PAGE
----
Trusts can figure prominently in estate planning. Living trusts are established when an individual makes plans for his or her estate and are controlled by the person who established until the time of his or her death. A trust can also be established in a will for the beneficiaries by the deceased. Some trusts are easy to change, while others can be difficult, depending on the circumstances under which it was established. Any time you want to create, change, or revoke a trust, it is important to seek the help of an estate-planning attorney in Tracy to make the process easier and ensure you adhere to the complicated requirements under the law.
Reasons for Changing a Trust
Changing a trust, or modifying it, for any reason is relatively simply if it is revocable. Your lawyer can help you write an amendment to the trust that is attached to the original document. This kind of modification is ideal for minor adjustments in terms that don’t dramatically alter the trust, such as tweaks that provide inheritance tax or adding a beneficiary. For major modifications, revoking the trust may be easier than attaching a number of amendment. Irrevocable trusts are more difficult to modify. The consent of all beneficiaries is required, regardless of the reason, and your lawyer must demonstrate to the court that there is a legally valid cause for amending the trust. Either the person who established the trust or his or her beneficiaries can request the modifications. Generally, these modifications are requested for tax savings or to change beneficiaries.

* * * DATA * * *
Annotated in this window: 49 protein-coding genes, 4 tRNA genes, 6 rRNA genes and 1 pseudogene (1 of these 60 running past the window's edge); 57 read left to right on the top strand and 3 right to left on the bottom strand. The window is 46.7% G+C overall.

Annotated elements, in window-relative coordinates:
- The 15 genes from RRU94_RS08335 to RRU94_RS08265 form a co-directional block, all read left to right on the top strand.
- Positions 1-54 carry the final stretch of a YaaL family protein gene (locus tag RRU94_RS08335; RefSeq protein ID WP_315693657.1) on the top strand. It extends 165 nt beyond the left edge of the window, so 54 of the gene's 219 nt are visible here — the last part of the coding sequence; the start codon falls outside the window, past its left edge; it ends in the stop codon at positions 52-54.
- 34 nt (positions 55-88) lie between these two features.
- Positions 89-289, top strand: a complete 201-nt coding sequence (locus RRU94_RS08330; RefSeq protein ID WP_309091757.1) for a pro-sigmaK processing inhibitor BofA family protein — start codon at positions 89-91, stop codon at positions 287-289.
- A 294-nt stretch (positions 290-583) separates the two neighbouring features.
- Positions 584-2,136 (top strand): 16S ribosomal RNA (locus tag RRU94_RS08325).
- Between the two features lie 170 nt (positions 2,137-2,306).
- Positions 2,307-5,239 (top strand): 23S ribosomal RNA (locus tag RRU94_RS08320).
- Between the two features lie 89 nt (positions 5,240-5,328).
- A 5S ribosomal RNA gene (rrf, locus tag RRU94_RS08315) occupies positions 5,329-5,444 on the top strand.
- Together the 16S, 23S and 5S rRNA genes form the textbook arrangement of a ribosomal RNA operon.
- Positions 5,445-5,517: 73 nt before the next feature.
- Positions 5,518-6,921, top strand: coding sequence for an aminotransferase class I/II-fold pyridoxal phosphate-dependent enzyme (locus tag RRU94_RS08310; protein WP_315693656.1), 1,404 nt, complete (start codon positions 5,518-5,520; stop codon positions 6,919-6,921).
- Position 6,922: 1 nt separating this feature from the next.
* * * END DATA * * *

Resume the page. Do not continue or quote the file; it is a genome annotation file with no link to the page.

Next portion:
Reasons for Revoking a Trust
Revocable trusts are dissolved for a number of different reasons. Divorce commonly triggers the dissolution of a trust that was created jointly. Changes in financial situations, beneficiaries, property ownership, and company ownership can also lead people to revoke trusts to change the way they are managing their assets. In some cases, a trust is revoked and rewritten by a will lawyer when several modifications are required at one time. Fortunately, a lawyer can help you determine when to modify a trust and when to revoke it.